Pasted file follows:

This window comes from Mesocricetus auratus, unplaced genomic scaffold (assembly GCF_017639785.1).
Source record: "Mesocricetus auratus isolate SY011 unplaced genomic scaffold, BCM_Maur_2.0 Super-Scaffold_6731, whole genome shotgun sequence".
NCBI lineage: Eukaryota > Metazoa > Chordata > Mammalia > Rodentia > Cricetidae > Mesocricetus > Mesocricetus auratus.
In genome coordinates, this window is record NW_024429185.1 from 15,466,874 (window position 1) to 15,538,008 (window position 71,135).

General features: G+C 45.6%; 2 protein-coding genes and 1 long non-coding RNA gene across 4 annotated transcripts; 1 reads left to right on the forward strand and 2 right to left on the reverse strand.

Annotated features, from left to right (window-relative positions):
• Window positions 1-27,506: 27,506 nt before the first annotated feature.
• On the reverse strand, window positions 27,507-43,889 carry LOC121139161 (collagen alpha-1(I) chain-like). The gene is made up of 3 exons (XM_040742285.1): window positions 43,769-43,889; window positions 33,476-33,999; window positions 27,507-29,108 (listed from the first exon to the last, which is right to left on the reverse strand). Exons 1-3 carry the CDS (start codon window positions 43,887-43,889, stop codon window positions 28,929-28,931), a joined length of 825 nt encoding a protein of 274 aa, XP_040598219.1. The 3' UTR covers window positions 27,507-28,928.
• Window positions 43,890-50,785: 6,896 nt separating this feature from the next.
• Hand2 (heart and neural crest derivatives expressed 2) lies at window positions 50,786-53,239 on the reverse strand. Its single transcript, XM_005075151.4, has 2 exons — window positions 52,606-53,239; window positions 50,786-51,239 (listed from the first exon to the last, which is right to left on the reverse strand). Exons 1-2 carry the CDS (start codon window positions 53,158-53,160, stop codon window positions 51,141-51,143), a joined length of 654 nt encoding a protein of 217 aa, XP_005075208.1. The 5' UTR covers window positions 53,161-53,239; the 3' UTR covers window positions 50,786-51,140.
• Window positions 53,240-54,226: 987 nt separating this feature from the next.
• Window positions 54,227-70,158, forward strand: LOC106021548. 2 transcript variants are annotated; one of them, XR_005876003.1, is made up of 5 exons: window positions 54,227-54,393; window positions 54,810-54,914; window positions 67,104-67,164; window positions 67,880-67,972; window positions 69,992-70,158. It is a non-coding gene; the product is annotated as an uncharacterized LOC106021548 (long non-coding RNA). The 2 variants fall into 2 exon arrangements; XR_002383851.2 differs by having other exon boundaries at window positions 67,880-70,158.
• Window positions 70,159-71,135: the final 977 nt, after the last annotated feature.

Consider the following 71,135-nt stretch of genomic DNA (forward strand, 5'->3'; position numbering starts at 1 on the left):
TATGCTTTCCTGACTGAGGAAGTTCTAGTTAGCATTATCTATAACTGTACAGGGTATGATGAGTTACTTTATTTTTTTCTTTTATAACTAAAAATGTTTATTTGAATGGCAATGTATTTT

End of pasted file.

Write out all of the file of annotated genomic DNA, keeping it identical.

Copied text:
This window comes from Mesocricetus auratus, unplaced genomic scaffold (assembly GCF_017639785.1).
Source record: "Mesocricetus auratus isolate SY011 unplaced genomic scaffold, BCM_Maur_2.0 Super-Scaffold_6731, whole genome shotgun sequence".
NCBI lineage: Eukaryota > Metazoa > Chordata > Mammalia > Rodentia > Cricetidae > Mesocricetus > Mesocricetus auratus.
In genome coordinates, this window is record NW_024429185.1 from 15,466,874 (window position 1) to 15,538,008 (window position 71,135).

General features: G+C 45.6%; 2 protein-coding genes and 1 long non-coding RNA gene across 4 annotated transcripts; 1 reads left to right on the forward strand and 2 right to left on the reverse strand.

Annotated features, from left to right (window-relative positions):
• Window positions 1-27,506: 27,506 nt before the first annotated feature.
• On the reverse strand, window positions 27,507-43,889 carry LOC121139161 (collagen alpha-1(I) chain-like). The gene is made up of 3 exons (XM_040742285.1): window positions 43,769-43,889; window positions 33,476-33,999; window positions 27,507-29,108 (listed from the first exon to the last, which is right to left on the reverse strand). Exons 1-3 carry the CDS (start codon window positions 43,887-43,889, stop codon window positions 28,929-28,931), a joined length of 825 nt encoding a protein of 274 aa, XP_040598219.1. The 3' UTR covers window positions 27,507-28,928.
• Window positions 43,890-50,785: 6,896 nt separating this feature from the next.
• Hand2 (heart and neural crest derivatives expressed 2) lies at window positions 50,786-53,239 on the reverse strand. Its single transcript, XM_005075151.4, has 2 exons — window positions 52,606-53,239; window positions 50,786-51,239 (listed from the first exon to the last, which is right to left on the reverse strand). Exons 1-2 carry the CDS (start codon window positions 53,158-53,160, stop codon window positions 51,141-51,143), a joined length of 654 nt encoding a protein of 217 aa, XP_005075208.1. The 5' UTR covers window positions 53,161-53,239; the 3' UTR covers window positions 50,786-51,140.
• Window positions 53,240-54,226: 987 nt separating this feature from the next.
• Window positions 54,227-70,158, forward strand: LOC106021548. 2 transcript variants are annotated; one of them, XR_005876003.1, is made up of 5 exons: window positions 54,227-54,393; window positions 54,810-54,914; window positions 67,104-67,164; window positions 67,880-67,972; window positions 69,992-70,158. It is a non-coding gene; the product is annotated as an uncharacterized LOC106021548 (long non-coding RNA). The 2 variants fall into 2 exon arrangements; XR_002383851.2 differs by having other exon boundaries at window positions 67,880-70,158.
• Window positions 70,159-71,135: the final 977 nt, after the last annotated feature.

Consider the following 71,135-nt stretch of genomic DNA (forward strand, 5'->3'; position numbering starts at 1 on the left):
TATGCTTTCCTGACTGAGGAAGTTCTAGTTAGCATTATCTATAACTGTACAGGGTATGATGAGTTACTTTATTTTTTTCTTTTATAACTAAAAATGTTTATTTGAATGGCAATGTATTTT